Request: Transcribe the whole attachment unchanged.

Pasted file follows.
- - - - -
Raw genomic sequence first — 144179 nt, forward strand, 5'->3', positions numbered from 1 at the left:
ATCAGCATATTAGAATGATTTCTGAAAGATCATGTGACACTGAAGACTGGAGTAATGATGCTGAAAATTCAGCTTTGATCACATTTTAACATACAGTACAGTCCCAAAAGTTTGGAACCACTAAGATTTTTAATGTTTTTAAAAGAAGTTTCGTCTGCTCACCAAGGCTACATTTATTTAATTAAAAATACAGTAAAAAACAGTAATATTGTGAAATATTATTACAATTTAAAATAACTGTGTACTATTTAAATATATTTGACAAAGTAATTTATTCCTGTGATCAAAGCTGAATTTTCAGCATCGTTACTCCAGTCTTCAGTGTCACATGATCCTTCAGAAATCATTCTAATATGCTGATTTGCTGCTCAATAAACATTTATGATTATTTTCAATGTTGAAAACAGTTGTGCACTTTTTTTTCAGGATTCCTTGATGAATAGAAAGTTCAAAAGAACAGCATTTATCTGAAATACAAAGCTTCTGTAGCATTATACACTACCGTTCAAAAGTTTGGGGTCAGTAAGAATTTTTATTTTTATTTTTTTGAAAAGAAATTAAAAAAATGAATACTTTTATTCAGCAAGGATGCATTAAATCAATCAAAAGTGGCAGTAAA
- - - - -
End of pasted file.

Raw genomic sequence first — 144179 nt, forward strand, 5'->3', positions numbered from 1 at the left:
ATCAGCATATTAGAATGATTTCTGAAAGATCATGTGACACTGAAGACTGGAGTAATGATGCTGAAAATTCAGCTTTGATCACATTTTAACATACAGTACAGTCCCAAAAGTTTGGAACCACTAAGATTTTTAATGTTTTTAAAAGAAGTTTCGTCTGCTCACCAAGGCTACATTTATTTAATTAAAAATACAGTAAAAAACAGTAATATTGTGAAATATTATTACAATTTAAAATAACTGTGTACTATTTAAATATATTTGACAAAGTAATTTATTCCTGTGATCAAAGCTGAATTTTCAGCATCGTTACTCCAGTCTTCAGTGTCACATGATCCTTCAGAAATCATTCTAATATGCTGATTTGCTGCTCAATAAACATTTATGATTATTTTCAATGTTGAAAACAGTTGTGCACTTTTTTTTCAGGATTCCTTGATGAATAGAAAGTTCAAAAGAACAGCATTTATCTGAAATACAAAGCTTCTGTAGCATTATACACTACCGTTCAAAAGTTTGGGGTCAGTAAGAATTTTTATTTTTATTTTTTTGAAAAGAAATTAAAAAAATGAATACTTTTATTCAGCAAGGATGCATTAAATCAATCAAAAGTGGCAGTAAA